Trujillo: Australia is racist, anachronistic

Summary:Departed former Telstra CEO Sol Trujillo has called Australia racist and claimed that the local economy had only become "developed" in the last decade.

Departed former Telstra CEO Sol Trujillo has called Australia racist and claimed that the local economy had only become "developed" in the last decade.

Sol Trujillo
(Credit: Suzanne Tindal/ZDNet.com.au)

Speaking to the BBC, Trujillo said about racism: "My point is that that does exist and it's got to change because the world is full of a lot of people and most economies have to take advantage — including Australia — of a diverse set of people. And if there is a belief that only a certain people are acceptable versus others, that is a sad state."

The full BBC interview does not appear to be available online, but several excerpts from it can be found here and here.

Trujillo pointed to events not cited over the past decade from his own personal experience with racism: "I think it was evidenced in a lot of ways there with me personally, but more importantly with others".

But one event that Trujillo did expand upon was Prime Minister Kevin Rudd's "Adios" response to the news that Trujillo was leaving Telstra. "Many Australians have come up to me and they've apologised, because they're embarrassed by that kind of behaviour," he said.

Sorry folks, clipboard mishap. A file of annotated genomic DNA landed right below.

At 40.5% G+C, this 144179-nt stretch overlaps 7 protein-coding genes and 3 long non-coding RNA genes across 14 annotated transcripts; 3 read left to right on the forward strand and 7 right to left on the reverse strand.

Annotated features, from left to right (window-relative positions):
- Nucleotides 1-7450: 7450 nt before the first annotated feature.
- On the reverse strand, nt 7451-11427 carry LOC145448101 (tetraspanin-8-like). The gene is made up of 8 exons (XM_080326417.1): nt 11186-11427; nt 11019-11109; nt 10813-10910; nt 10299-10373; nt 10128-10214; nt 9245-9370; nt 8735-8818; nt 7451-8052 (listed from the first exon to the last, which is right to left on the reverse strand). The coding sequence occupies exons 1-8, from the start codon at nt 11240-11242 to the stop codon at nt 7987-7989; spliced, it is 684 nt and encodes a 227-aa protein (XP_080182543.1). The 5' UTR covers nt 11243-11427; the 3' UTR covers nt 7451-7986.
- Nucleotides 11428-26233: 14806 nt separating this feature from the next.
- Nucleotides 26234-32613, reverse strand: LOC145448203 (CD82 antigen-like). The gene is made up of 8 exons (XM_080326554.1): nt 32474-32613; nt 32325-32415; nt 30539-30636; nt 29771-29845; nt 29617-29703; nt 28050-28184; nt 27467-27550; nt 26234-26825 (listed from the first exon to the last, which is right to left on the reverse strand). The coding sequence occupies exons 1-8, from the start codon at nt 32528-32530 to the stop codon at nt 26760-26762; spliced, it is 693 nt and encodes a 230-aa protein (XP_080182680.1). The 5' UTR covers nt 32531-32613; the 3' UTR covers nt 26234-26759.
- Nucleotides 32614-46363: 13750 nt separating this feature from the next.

The former Telstra chief also said that the local business environment was different to that of the US. "In many ways it's like stepping back in time, just simply because of some of the policies, some of the laws that are more recent," he said.

"If you think about privatisation of companies — you know that's only 10 or 15 years old, in terms of what most people would call a developed economy."

He was unrepentant on the issue of CEO pay. "There are always people that will criticise compensation, but these are big jobs with big responsibilities, and somebody needs to do it but they need to be incented to do it otherwise you'll get very mediocre-like people and then you'll get government-like behaviour," he said.

Throughout the interview, Trujillo repeated his belief that innovation occurs in areas free of government intervention. "The internet's not regulated, innovation occurs. Wireless isn't regulated, innovation occurs. Fixed line is regulated, and it's now 100 years old and still moving at a snail's pace."

Last week Trujillo claimed that the National Broadband Network was a fantasy.

Topics: Broadband, Legal, NBN, Telcos, Telstra

About

Chris started his journalistic adventure in 2006 as the Editor of Builder AU after originally joining CBS as a programmer. After a Canadian sojourn, he returned in 2011 as the Editor of TechRepublic Australia, and is now the Australian Editor of ZDNet.

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